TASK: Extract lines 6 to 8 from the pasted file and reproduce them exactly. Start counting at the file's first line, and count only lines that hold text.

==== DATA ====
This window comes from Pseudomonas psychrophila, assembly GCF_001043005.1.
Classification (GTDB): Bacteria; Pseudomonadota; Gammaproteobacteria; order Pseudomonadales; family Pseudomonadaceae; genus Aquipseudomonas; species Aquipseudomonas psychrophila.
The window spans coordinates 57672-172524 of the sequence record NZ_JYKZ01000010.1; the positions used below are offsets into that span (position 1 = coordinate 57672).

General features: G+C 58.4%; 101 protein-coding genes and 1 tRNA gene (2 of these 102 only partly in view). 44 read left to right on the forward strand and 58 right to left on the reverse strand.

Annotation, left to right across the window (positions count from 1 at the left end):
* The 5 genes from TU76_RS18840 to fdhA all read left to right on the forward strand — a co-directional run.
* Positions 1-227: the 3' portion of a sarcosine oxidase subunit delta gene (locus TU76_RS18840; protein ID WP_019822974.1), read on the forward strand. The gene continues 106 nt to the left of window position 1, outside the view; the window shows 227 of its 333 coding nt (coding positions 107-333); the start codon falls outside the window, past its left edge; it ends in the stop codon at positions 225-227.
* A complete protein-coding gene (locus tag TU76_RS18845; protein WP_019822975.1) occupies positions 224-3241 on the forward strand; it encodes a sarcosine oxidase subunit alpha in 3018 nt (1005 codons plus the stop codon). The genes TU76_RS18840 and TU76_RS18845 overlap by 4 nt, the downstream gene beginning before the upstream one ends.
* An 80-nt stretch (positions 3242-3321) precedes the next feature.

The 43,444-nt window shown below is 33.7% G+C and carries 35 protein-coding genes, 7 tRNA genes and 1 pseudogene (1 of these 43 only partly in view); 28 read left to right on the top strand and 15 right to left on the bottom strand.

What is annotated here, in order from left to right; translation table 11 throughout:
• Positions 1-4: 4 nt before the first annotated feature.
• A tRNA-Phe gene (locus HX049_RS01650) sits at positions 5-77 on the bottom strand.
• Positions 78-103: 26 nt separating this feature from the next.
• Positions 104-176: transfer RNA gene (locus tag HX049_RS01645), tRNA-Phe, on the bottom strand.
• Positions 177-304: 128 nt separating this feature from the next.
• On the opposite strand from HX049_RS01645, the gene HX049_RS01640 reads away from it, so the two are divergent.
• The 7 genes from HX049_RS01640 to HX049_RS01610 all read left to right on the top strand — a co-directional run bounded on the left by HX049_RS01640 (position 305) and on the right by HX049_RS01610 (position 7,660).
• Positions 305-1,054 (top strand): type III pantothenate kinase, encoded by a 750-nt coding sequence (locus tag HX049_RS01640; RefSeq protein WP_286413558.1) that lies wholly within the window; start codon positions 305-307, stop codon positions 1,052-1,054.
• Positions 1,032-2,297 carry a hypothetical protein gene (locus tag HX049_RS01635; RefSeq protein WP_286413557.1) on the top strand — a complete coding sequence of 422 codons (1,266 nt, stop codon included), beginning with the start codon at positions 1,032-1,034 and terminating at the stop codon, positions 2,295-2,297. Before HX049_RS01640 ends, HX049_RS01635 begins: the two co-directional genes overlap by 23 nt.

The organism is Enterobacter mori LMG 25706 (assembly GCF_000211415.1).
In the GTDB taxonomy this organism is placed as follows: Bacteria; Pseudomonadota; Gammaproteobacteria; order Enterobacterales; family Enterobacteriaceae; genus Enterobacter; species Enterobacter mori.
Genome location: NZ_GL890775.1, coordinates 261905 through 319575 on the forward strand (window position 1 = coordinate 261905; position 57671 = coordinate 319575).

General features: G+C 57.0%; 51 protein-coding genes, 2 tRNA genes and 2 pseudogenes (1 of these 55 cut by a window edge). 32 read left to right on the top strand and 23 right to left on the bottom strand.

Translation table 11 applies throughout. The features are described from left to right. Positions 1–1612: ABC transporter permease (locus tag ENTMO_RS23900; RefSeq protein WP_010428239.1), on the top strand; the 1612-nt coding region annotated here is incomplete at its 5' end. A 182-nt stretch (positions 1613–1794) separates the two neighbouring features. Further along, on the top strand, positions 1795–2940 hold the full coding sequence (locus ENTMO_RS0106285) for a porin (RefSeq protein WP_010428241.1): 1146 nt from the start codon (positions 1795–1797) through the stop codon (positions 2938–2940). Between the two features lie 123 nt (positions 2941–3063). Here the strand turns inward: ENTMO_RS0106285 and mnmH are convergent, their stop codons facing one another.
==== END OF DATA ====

* The 5 genes from TU76_RS18840 to fdhA all read left to right on the forward strand — a co-directional run.
* Positions 1-227: the 3' portion of a sarcosine oxidase subunit delta gene (locus TU76_RS18840; protein ID WP_019822974.1), read on the forward strand. The gene continues 106 nt to the left of window position 1, outside the view; the window shows 227 of its 333 coding nt (coding positions 107-333); the start codon falls outside the window, past its left edge; it ends in the stop codon at positions 225-227.
* A complete protein-coding gene (locus tag TU76_RS18845; protein WP_019822975.1) occupies positions 224-3241 on the forward strand; it encodes a sarcosine oxidase subunit alpha in 3018 nt (1005 codons plus the stop codon). The genes TU76_RS18840 and TU76_RS18845 overlap by 4 nt, the downstream gene beginning before the upstream one ends.